Yesterday, 11 April, on the back of a revolutionary movement that has lasted for more than four months, the Sudanese people have overthrown General Omar al-Bashir. The overthrow of Bashir, a man who had ruled Sudan with an iron fist for thirty years, is an important victory, not only for the Sudanese people, but for the whole region. However, it is important that this be only the first step in a revolutionary process, which must end with the overthrow of the regime as a whole.
Just as Bashir was being deposed, the military establishment issued a statement announcing “the formation of a transitional military council to manage the country’s rule for a period of two years”, “the declaration of a state of emergency for three months and a curfew for one month” between the hours of 10 pm and 4 am.
What this means is that, after brutally oppressing the Sudanese people for decades, and after killing dozens and wounding hundreds of protestors over the past four months, they are asking the masses to return home and accept their rule. In exchange for this, the military establishment promise ‘democracy’ and ‘human rights’, after two years of rule under a state of emergency!
Of course, this manoeuvre has not fooled the Sudanese people. They know, both from historical experiences and the recent experiences of the Arab Spring, that to stop a revolution half-way can only lead to catastrophe. The protests, therefore, have not stopped and the mood, if anything, has become more combative. Protesters throughout Sudan are insisting that the revolution continue until the entire regime is overthrown.
At present, the ruling class is terrified and the state is powerless. The military council is now just an empty shell, which does not have complete control over the military establishment. However, this situation cannot continue forever. If they are not toppled and replaced by an alternative regime, sooner or later, they will be able to regain the initiative and counter-attack.
Real power now lies in the streets and in the factories. It is in the hands of the workers and poor peasants, who have proven to be all-powerful once they begin to move. Potentially, they have the power to bring down the whole regime. However, the problem is that they are not aware of this fact and there is no organisation present, which can provide the leadership to guide them to taking power.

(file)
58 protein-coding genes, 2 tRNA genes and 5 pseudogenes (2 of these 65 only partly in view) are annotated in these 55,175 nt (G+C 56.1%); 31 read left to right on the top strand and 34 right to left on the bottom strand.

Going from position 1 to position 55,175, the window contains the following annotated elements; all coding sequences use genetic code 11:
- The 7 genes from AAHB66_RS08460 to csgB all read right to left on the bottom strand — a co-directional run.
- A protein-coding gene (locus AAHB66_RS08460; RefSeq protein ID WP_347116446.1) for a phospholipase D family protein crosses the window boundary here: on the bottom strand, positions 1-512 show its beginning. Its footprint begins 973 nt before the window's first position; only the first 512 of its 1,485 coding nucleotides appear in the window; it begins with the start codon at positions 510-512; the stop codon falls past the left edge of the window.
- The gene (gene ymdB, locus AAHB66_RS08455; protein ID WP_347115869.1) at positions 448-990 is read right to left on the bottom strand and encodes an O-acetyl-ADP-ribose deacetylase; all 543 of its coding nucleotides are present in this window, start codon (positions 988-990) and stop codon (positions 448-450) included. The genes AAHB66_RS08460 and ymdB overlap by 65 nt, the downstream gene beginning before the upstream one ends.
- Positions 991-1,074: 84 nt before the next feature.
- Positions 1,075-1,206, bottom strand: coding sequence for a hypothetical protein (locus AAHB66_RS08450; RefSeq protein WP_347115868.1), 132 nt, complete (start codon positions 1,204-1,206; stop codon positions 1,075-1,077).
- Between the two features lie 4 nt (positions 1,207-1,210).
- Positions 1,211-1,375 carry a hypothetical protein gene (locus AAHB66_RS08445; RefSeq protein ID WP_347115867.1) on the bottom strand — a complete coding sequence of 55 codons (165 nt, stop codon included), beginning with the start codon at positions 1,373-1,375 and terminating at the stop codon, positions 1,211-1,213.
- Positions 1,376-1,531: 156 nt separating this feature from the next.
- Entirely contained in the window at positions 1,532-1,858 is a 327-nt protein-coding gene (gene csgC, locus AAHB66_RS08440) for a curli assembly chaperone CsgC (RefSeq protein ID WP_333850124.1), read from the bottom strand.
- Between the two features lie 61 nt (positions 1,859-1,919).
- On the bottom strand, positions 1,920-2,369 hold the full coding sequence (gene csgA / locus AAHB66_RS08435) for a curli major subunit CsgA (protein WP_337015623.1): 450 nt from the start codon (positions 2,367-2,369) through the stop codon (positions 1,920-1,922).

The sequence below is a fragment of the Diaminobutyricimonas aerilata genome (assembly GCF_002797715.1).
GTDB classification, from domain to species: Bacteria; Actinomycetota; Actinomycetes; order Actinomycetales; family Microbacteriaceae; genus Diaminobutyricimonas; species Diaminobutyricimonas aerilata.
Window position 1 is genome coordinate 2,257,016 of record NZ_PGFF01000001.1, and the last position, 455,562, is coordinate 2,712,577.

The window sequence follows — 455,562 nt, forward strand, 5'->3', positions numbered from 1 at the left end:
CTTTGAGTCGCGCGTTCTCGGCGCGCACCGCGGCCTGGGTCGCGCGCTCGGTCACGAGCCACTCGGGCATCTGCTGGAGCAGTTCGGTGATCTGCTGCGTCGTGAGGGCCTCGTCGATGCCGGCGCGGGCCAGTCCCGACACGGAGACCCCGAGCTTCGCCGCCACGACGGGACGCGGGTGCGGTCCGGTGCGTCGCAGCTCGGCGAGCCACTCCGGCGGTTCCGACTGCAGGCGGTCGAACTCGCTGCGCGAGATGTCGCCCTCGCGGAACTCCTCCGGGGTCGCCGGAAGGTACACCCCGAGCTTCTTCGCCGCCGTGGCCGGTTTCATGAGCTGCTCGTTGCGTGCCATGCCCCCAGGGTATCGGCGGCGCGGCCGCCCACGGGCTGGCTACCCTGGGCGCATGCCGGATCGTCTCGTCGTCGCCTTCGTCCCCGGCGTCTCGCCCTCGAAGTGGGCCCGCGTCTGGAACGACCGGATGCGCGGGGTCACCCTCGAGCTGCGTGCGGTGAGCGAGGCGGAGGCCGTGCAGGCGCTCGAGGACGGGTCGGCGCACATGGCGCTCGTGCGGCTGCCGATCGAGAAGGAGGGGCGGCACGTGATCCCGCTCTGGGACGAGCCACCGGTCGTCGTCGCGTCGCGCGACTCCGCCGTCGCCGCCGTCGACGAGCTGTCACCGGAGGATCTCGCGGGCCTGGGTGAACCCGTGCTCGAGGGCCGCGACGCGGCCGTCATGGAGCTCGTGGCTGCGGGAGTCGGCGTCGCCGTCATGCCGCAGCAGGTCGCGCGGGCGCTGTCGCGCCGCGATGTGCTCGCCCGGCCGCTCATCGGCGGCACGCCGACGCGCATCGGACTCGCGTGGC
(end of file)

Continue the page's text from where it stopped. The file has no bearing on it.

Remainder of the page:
The mass organisations – both the trade unions and the Communist Party – bear responsibility in this critical moment. It is not enough to demand democracy, freedom and bread, the masses must move to seize it by force.
The revolution has broken out for specific, urgent demands. These relate to both social, related to the living standards of the masses, and democratic questions. These demands must be met without delay. Millions of people have not protested for months, risking their lives and defying repression, in order to achieve merely nice words and promises. They want concrete gains from their actions, and the revolution will have no meaning for them if these gains are not won.
Can the revolution achieve its demand of democracy? We must say that it certainly can, but only through the initiative of the masses, together with their mass organisations, which can form a new state, based on popular councils elected from all the working-class neighbourhoods, factories and barracks. These representatives must be revocable and accountable to the masses.
Can unemployment be eradicated? Again, this is something that can be achieved in Sudan, but this can also only be done through revolutionary measures. There must be the equalisation of the number of hours worked by all, with no loss of pay. It is completely illogical that some work long, painstaking hours, whilst others are unable to find any work.
Can we eliminate poverty and hunger? Again, we can answer this question in the affirmative. There is a desperate need to increase wages in the country in order to be sufficient to allow workers a decent life, culture and entertainment. The debts of workers and poor peasant families should be abolished. Revolutionary measures must be carried out in agriculture, by giving land to those who cultivate it. However, to achieve these aims, the major companies, banks and key levers of the economy must be expropriated and placed under the democratic control of the workers’ councils. Only by doing this can a rational plan of production and distribution be instituted in order to meet the needs of the majority of society.
The workers of the world are looking with great interest at the events currently taking place in Sudan. If the Sudanese Revolution achieves these urgent tasks, it will inspire the workers and youth of the whole region to do the same. It will spur on revolutionary developments in Egypt, Ethiopia, Algeria and other countries across the whole continent. We could see revolutions that finally eradicate capitalism, war and famine, and build the Socialist United States of Africa.